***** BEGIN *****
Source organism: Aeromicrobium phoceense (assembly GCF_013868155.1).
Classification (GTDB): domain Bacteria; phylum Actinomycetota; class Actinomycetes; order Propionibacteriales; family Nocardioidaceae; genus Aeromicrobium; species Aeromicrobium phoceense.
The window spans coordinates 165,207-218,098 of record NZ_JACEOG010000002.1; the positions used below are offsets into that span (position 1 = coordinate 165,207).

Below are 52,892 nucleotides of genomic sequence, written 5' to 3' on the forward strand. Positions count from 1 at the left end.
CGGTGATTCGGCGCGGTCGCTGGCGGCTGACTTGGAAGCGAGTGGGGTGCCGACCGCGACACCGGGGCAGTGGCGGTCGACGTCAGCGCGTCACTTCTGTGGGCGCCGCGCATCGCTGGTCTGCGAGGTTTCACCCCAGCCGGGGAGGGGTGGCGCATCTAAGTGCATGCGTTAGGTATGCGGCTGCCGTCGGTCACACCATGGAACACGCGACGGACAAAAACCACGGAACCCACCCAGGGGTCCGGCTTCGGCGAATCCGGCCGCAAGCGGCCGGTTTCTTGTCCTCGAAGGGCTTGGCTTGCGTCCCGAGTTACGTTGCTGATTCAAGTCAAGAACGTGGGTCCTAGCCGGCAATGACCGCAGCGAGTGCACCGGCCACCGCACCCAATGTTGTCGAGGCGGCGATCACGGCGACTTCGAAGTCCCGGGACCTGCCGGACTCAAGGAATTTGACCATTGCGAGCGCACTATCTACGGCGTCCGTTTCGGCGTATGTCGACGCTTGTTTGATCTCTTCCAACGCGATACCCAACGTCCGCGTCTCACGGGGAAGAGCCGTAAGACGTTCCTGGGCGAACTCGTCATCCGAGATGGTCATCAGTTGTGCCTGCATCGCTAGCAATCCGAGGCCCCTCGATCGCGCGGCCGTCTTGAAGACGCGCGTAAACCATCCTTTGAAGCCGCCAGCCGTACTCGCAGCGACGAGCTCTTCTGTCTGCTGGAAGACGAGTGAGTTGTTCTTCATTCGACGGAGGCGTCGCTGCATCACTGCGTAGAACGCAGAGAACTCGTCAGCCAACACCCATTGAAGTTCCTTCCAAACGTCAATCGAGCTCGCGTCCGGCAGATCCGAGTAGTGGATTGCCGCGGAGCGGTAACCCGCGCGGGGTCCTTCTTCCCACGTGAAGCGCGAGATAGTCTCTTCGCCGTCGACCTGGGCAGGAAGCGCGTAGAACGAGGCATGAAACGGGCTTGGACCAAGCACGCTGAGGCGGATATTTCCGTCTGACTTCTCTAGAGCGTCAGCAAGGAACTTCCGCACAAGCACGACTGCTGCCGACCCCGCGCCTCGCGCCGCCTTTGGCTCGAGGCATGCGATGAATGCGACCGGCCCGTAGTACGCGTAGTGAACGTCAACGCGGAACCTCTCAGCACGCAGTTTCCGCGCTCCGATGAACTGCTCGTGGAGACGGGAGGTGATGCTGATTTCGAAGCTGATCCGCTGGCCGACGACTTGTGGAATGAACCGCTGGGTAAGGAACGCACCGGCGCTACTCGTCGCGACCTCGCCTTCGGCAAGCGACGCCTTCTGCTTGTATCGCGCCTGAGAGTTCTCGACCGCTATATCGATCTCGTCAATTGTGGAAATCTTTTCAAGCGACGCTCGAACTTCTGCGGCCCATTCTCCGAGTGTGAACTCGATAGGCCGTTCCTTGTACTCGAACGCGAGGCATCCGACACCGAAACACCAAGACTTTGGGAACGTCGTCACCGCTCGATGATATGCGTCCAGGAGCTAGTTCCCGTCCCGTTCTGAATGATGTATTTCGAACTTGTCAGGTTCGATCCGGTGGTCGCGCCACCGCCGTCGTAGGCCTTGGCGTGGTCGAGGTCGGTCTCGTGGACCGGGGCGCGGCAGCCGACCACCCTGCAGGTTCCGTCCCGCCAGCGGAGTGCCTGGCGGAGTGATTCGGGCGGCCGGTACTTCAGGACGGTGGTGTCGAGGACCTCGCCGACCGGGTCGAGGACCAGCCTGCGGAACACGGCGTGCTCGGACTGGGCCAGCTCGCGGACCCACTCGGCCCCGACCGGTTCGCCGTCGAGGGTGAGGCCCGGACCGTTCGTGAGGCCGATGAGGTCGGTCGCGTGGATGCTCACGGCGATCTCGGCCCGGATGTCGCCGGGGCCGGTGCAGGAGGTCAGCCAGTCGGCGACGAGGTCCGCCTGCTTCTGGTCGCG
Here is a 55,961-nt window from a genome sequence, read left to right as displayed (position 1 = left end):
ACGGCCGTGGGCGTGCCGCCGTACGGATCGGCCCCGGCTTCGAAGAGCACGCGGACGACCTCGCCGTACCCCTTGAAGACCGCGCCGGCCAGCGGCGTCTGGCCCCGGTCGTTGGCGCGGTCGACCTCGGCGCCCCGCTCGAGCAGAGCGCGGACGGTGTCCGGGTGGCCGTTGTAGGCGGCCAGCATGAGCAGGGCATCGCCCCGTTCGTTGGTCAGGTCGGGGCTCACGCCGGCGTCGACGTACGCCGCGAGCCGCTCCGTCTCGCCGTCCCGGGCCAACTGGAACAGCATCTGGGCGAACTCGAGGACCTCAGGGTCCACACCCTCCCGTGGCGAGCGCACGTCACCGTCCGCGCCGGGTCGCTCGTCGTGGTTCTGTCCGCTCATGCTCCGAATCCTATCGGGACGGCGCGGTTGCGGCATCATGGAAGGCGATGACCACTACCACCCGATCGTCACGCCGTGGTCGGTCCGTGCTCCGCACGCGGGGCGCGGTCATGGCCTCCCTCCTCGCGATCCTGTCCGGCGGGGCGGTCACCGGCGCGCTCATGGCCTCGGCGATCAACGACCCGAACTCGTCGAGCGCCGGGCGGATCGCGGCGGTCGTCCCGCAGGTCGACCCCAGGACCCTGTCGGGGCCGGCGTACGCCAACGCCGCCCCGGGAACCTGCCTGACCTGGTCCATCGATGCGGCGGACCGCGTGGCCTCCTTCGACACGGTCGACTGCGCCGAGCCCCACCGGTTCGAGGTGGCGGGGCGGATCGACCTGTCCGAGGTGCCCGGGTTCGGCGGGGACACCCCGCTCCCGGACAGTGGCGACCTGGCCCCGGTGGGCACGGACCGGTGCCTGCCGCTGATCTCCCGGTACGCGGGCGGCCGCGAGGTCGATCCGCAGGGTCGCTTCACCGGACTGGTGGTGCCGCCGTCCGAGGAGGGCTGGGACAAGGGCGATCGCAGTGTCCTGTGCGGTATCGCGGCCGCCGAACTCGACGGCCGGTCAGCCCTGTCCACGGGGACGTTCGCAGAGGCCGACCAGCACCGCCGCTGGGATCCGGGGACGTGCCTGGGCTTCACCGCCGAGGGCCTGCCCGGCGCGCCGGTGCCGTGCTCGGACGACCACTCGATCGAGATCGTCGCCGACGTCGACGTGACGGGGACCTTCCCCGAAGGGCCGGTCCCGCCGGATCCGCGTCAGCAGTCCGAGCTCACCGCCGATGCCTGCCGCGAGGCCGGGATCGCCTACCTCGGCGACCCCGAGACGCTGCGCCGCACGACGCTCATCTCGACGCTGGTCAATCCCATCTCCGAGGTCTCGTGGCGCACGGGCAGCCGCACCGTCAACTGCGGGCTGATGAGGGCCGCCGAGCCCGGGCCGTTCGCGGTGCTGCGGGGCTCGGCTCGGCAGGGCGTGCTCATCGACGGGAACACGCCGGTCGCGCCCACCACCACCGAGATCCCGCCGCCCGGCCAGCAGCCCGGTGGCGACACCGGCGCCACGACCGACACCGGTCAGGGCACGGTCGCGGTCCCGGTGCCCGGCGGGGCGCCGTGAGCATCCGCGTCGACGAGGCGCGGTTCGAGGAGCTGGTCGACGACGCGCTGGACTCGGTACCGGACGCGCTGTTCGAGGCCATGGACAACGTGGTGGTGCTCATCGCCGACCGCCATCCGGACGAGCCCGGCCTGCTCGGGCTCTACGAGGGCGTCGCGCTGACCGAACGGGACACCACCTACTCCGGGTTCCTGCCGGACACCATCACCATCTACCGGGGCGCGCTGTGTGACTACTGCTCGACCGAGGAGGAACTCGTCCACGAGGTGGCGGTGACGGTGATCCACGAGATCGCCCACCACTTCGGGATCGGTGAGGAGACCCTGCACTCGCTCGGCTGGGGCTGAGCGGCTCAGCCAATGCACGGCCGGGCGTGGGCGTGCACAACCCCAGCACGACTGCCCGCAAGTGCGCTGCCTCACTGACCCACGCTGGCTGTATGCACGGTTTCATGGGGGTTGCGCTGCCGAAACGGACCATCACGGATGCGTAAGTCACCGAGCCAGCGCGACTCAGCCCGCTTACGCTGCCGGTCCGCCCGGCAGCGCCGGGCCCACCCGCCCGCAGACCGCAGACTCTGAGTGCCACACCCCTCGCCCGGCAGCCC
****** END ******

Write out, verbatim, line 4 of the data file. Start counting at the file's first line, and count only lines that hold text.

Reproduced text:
Below are 52,892 nucleotides of genomic sequence, written 5' to 3' on the forward strand. Positions count from 1 at the left end.